There is something particularly special about animating a sequence from Virginia Woolf's "Orlando". There's something brilliant about having Seymour Chwast design it. Something outright sublime in Tissa David animating the sequence.
I'll post the video of the whole thing in a few days, but first I'd like to look at some specific scenes.
1.This is the second shot of the film.
A woman walking through the snow. On twos.
3.Once again, apologies for image quality. This is taken from a VHS. Shockingly all the dirt is from the transfer. Something like this wouldn't get past broadcast engineers today.
This was the first project Tissa David worked on with R. O. Blechman. They would go on to have a very fruitful 20 year relationship.
She started on Columbus Day 1977. Every year I worked with her, she'd mention that. Since she had to cross the parade going down Fifth Avenue.
She also found this to be a difficult style, she confided. The lines are very hard and unexpressive. Compare to Hubley, Blechman or even Raggedy Ann and you can see what she means.
Chwast's characters demand a rigid draughting. That's something which can be very difficult for someone who excels at animating delicate characters with a light touch.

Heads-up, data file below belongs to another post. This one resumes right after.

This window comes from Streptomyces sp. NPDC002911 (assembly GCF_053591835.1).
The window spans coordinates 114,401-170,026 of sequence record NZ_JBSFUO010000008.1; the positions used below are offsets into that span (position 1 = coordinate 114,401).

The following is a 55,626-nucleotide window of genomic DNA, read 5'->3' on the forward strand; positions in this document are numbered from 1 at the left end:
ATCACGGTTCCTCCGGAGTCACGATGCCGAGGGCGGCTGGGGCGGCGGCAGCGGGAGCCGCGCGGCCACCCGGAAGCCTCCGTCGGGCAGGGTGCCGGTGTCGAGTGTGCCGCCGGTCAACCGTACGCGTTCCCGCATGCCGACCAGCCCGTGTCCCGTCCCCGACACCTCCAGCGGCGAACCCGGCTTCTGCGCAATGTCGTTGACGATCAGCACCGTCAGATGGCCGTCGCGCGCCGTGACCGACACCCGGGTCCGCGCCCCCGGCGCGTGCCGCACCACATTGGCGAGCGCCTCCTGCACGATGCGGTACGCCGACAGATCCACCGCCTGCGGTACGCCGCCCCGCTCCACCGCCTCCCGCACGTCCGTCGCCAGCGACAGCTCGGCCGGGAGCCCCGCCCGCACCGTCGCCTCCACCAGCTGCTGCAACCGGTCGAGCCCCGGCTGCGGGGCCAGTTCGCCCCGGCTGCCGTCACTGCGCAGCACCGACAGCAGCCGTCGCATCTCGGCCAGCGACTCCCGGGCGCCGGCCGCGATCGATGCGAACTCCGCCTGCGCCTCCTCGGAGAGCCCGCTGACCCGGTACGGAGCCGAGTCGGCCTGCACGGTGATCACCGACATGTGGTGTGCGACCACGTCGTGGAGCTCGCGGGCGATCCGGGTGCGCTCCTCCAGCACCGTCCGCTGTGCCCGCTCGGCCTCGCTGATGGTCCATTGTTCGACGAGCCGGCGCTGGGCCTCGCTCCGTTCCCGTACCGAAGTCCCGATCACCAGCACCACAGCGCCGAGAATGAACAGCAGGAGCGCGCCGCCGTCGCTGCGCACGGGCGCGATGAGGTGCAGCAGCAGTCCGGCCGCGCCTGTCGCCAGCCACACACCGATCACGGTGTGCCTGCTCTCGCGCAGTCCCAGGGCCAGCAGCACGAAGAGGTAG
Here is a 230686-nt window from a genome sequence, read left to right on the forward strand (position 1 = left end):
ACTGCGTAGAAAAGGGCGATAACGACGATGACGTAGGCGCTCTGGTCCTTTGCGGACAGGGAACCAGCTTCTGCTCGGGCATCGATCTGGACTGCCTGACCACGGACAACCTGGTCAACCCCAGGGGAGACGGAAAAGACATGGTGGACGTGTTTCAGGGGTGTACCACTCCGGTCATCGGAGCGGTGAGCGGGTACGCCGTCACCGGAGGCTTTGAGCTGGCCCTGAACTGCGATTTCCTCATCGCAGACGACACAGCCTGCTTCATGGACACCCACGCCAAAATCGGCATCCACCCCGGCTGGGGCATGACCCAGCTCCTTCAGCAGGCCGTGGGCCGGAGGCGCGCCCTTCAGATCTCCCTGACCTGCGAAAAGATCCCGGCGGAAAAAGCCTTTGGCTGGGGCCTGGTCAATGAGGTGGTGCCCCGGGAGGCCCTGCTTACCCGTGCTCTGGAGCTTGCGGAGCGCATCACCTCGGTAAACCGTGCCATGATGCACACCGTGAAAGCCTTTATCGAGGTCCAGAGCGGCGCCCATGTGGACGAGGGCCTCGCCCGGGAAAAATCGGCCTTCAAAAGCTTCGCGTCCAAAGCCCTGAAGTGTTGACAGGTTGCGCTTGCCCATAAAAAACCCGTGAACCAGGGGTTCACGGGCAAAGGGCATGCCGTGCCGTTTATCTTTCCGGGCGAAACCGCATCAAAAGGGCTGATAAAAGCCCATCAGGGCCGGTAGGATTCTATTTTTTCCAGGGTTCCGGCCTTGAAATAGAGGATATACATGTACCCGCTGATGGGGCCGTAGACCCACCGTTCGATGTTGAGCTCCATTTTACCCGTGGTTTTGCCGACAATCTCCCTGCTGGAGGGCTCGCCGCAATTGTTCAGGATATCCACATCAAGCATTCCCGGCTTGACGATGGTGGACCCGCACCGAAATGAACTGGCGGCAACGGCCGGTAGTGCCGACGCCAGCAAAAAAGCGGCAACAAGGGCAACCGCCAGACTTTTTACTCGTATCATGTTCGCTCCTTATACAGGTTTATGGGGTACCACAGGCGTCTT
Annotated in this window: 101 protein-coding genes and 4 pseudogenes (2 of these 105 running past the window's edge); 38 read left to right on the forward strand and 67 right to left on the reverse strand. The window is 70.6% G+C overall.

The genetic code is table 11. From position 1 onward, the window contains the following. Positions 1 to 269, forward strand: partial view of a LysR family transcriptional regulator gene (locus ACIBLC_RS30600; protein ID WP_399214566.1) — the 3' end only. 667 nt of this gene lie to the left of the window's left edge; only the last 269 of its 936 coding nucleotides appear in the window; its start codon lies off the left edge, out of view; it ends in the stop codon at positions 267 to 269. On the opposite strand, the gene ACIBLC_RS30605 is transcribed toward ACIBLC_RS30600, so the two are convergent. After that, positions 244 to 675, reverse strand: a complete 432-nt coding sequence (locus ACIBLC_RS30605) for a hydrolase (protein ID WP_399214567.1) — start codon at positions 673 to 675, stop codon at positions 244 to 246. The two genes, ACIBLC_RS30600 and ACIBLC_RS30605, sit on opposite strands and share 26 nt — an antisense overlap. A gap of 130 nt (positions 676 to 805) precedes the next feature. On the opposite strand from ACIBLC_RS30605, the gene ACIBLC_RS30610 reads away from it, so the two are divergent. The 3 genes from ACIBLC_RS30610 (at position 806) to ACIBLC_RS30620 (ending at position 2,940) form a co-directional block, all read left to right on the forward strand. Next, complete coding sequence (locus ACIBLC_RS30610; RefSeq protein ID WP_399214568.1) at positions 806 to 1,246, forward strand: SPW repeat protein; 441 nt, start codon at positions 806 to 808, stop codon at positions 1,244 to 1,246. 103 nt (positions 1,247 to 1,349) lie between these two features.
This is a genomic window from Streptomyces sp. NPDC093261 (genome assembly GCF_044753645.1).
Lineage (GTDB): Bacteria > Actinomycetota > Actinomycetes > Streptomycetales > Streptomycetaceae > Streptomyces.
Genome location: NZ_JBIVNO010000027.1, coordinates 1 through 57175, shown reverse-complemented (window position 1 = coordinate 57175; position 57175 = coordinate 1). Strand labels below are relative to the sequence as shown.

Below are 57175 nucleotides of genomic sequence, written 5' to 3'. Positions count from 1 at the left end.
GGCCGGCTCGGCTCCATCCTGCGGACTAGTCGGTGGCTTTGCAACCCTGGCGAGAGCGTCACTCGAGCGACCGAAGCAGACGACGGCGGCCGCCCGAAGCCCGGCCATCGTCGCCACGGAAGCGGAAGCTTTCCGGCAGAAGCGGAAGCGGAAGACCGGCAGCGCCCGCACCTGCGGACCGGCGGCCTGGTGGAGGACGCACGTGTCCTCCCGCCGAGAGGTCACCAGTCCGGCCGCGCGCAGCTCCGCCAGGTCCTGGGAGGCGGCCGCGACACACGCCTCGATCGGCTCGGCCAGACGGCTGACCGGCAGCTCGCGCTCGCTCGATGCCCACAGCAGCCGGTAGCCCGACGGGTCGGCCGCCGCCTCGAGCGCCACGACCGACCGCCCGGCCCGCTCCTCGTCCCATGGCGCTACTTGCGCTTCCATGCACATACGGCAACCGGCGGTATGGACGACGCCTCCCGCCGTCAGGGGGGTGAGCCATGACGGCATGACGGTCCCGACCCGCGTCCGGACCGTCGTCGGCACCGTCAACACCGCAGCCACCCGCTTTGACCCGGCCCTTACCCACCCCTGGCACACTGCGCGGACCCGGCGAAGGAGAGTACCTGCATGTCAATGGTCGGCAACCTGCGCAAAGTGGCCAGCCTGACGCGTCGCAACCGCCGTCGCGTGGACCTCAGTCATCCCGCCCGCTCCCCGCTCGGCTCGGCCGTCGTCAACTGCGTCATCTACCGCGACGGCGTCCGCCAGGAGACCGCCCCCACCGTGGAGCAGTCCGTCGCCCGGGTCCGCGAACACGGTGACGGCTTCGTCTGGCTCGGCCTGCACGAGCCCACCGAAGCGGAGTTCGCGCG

Nevertheless, it's that conflict that helps breathe life into this animation. The animator pushes the character design to it's expressive limits and the design reigns in the bravado of the animator.
This is a simple walk. 8 frames per stride, 16 frame full step.
There's no such thing as a "standard walk cycle" every situation is different. Drawing 9 (I started this cycle on this position of the other foot - I hate when people only show 8 drawings of a 16 drawing walk) shows the balance of a woman walking in snow.
She's more "down" than "up" from her passing point (drawing 7).
I might have asked that she make smaller strides and have more of down emphasis on the front foot. But the drawings here keep balance. She leans forward pretty far, but never topples past her knee.
The long strides and light lift make her sort of glide over the snow. This is also an effect of limited animation -animation based on cycles, pans, reused drawings and getting the most out of a pose.
A few months back we saw Bakshi go all out on some walks. "Simple Gifts" was clearly operating under a different economy. To give this walk more "trudging in the snow" you'd need to add at least 4 more drawings, probably more.
As you'll see in later scenes, it would be wise to put those resources elsewhere.
The details, like the hand holding the skirt, also speak to how each walk is unique.
I see this scene as a great animator struggling to find the language of an idiosyncratic design under tight circumstances.
It's still a good piece of work.
and a movie